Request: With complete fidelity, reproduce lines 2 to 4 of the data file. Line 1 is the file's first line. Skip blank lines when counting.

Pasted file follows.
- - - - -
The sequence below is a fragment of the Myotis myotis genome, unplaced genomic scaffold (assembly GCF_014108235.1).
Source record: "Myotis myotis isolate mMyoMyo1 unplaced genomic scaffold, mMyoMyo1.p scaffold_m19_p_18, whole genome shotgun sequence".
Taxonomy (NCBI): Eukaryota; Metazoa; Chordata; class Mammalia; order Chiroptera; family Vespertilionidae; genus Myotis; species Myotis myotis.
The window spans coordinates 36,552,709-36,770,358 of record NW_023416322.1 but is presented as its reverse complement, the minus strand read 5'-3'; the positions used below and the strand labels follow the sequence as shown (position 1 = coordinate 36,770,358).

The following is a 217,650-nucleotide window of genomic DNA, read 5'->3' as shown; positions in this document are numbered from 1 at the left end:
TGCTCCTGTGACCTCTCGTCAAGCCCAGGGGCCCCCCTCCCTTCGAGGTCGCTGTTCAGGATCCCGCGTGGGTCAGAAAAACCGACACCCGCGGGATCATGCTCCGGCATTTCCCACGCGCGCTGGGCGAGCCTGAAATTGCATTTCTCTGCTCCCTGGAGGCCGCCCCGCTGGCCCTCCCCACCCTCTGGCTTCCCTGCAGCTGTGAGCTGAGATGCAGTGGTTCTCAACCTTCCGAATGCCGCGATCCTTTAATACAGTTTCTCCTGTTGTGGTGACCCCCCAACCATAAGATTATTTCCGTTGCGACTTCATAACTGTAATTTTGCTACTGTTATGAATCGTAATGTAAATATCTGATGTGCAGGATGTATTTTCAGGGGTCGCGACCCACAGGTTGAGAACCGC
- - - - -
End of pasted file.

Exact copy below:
Source record: "Myotis myotis isolate mMyoMyo1 unplaced genomic scaffold, mMyoMyo1.p scaffold_m19_p_18, whole genome shotgun sequence".
Taxonomy (NCBI): Eukaryota; Metazoa; Chordata; class Mammalia; order Chiroptera; family Vespertilionidae; genus Myotis; species Myotis myotis.
The window spans coordinates 36,552,709-36,770,358 of record NW_023416322.1 but is presented as its reverse complement, the minus strand read 5'-3'; the positions used below and the strand labels follow the sequence as shown (position 1 = coordinate 36,770,358).